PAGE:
My sixth great-grandfather, James Billingsley, lost his life standing for the cause of American freedom. But it wasn’t in an exchange of gunfire. He stood against the Tories in his own front yard in Randolph County, North Carolina.
James had avoided Tory demands for coin until a fateful day in April of 1776. Tories hung him as an insurrectionist outside his home. His wife Elizabeth Crabtree Billingsley and sons, Walter and Basil, looked on. Six years later Elizabeth prepared a will leaving her “still,” at the time in the possession of her son John, to Walter and Basil. I have often wondered what her motivation might have been.
Perhaps it happened this way …
“Our grandfather, William Crabtree, did not emigrate to these lands in 1718 to be crushed beneath the boot heel of King George I. Nor will I submit to the demands of George III or his henchmen, I tell you.” In spite of having endured great sorrow, fifty-six year-old Elizabeth Billingsley could have passed for a woman ten years younger, both in appearance and strength of will.
“I and your son John aren’t King George’s henchmen, Elizabeth. Besides those days have passed.” Elizabeth’s brother, John Crabtree, held his hands up in a pleading gesture. “It’s 1782, and we’ve won our independence.”
“And at a heavy cost–the lives of many good men, including my James. He only stood against their unfair taxation on my still.”
She gazed out the window of her home in Randolph County, North Carolina. There–from their own grand oak tree with Elizabeth as witness–a rabble of Tories had hung James as a Revolutionist in 1776. The passage of six years had dulled the pain not a whit.
“Besides, the British roam our waters still,” Elizabeth continued, “and hold Savannah, Charleston, and New York. They tried to take our own Beaufort months past. When will they be at our door demanding our every quarter-guinea, as they did poor James. Or confiscating my still? I’ll show them insurrection if they set foot on this property!”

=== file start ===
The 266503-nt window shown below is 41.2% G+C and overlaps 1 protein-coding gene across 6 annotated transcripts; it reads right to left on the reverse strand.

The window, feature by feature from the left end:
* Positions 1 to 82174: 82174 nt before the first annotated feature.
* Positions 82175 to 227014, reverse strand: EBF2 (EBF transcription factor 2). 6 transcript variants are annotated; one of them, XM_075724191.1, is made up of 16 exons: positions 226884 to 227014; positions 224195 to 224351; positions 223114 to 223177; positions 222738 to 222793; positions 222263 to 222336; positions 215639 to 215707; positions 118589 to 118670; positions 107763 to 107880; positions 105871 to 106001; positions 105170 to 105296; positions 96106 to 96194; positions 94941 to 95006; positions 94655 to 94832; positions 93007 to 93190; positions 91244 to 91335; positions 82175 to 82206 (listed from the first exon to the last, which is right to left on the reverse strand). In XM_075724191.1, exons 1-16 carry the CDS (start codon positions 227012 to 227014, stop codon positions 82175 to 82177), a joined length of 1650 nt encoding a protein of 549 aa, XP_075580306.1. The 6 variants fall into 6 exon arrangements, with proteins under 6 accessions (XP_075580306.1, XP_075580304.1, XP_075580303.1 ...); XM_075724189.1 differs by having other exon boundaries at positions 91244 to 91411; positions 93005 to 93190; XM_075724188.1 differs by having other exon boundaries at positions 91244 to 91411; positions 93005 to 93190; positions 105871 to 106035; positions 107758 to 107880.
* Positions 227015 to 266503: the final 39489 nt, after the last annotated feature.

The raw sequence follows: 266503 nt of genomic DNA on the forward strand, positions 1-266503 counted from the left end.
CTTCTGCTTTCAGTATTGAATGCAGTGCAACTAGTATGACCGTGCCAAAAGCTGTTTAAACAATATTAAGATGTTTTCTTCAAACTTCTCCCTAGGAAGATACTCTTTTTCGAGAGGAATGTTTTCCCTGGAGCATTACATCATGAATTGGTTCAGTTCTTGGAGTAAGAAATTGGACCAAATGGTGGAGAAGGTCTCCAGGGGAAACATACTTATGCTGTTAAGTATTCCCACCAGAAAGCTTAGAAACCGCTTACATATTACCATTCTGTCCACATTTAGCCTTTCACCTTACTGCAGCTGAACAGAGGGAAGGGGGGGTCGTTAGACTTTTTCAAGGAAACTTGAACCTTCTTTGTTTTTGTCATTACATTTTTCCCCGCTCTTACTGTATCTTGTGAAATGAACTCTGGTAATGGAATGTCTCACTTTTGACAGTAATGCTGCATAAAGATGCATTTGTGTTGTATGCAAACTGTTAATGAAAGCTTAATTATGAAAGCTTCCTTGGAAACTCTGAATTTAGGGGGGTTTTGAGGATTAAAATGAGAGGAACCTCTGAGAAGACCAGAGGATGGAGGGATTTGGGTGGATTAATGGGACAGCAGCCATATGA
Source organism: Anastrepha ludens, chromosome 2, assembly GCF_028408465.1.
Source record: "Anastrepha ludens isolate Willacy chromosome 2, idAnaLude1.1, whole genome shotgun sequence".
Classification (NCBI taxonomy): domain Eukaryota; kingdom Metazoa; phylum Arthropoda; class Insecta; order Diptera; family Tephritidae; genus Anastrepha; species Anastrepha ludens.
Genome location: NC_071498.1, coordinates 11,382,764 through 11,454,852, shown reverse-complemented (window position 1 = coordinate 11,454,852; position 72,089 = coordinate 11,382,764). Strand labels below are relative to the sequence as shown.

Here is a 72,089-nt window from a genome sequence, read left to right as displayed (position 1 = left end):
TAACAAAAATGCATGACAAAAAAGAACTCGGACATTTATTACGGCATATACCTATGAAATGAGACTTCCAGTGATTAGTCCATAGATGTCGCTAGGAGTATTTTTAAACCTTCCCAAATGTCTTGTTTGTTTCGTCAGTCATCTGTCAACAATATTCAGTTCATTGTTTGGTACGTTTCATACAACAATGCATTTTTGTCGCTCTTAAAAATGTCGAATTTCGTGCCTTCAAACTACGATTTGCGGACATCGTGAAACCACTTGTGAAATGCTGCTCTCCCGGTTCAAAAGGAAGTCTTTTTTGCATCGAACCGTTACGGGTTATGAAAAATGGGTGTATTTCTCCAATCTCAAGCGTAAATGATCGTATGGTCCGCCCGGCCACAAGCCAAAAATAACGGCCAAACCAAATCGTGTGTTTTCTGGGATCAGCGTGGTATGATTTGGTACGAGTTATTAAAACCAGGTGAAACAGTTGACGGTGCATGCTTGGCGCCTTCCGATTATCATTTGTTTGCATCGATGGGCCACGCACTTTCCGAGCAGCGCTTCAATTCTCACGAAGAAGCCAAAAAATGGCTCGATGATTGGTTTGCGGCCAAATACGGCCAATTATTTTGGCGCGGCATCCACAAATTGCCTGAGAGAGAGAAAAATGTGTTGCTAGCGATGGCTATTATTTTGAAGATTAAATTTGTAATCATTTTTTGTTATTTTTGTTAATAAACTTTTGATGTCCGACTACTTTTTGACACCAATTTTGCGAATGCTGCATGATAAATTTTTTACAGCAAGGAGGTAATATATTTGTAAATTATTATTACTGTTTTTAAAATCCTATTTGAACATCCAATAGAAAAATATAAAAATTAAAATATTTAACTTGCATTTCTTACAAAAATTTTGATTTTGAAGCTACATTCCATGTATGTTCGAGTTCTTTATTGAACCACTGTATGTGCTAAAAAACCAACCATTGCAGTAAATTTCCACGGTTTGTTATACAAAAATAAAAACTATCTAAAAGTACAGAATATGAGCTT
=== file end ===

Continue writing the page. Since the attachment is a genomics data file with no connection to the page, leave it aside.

Three men stood on the far side of the room, their voices lowered but their ears attuned, Elizabeth knew full well, to the words passing between brother and sister.
“Be reasonable, ‘Lilibeth. It’s only a matter of time until the British give it up and go home.”
“Until a treaty is signed and our colony granted full statehood, I’ll not rest. I’ll protect the plantation. For James’s sake.”
“James left me this plantation for the duration of my widowhood. Walter and Basil are helping keep it up. When I pass on, it’ll be theirs, as James’s will attests. I want them to inherit the still, as well. ‘Tis my sole possession. James gave his life protecting it from those filthy Tories.”
“But you’ve given it to John.”
“Only to use, brother.”
“But he depends on it for a goodly portion of his income from the medicinal concoctions.”
“For now John’s property abuts this plantation. He has ready access to the still, but he’s looking west to Tennessee. And who knows what he might do with the still in that case? ‘Tis my desire to pass the still to Basil and Walter who witnessed their father’s death. Though Walter’s not but 21 and has admitted to wanderlust, he lives on the plantation still. Basil’s only a lad of 18. He’s promised he will never leave this land.”
“Hardly fair to John, ‘Lilibeth. I suspect you intend the still to watch over the tree when you’re not here to do it.”
“‘Tis more ‘n a tree. And more ‘n a mere still. You know it well enough. So … let’s be done with it. I’ve signed my will allowing John to keep possession of the still until I die. But when I’m gone, it’s Basil’s and Walter’s. It stays with the plantation.”
She motioned to the three gentlemen across the room. “Come here, Enoch Davis. You, too, Jacob Skeen and John Hinds. You’re my witnesses.”
To be continued …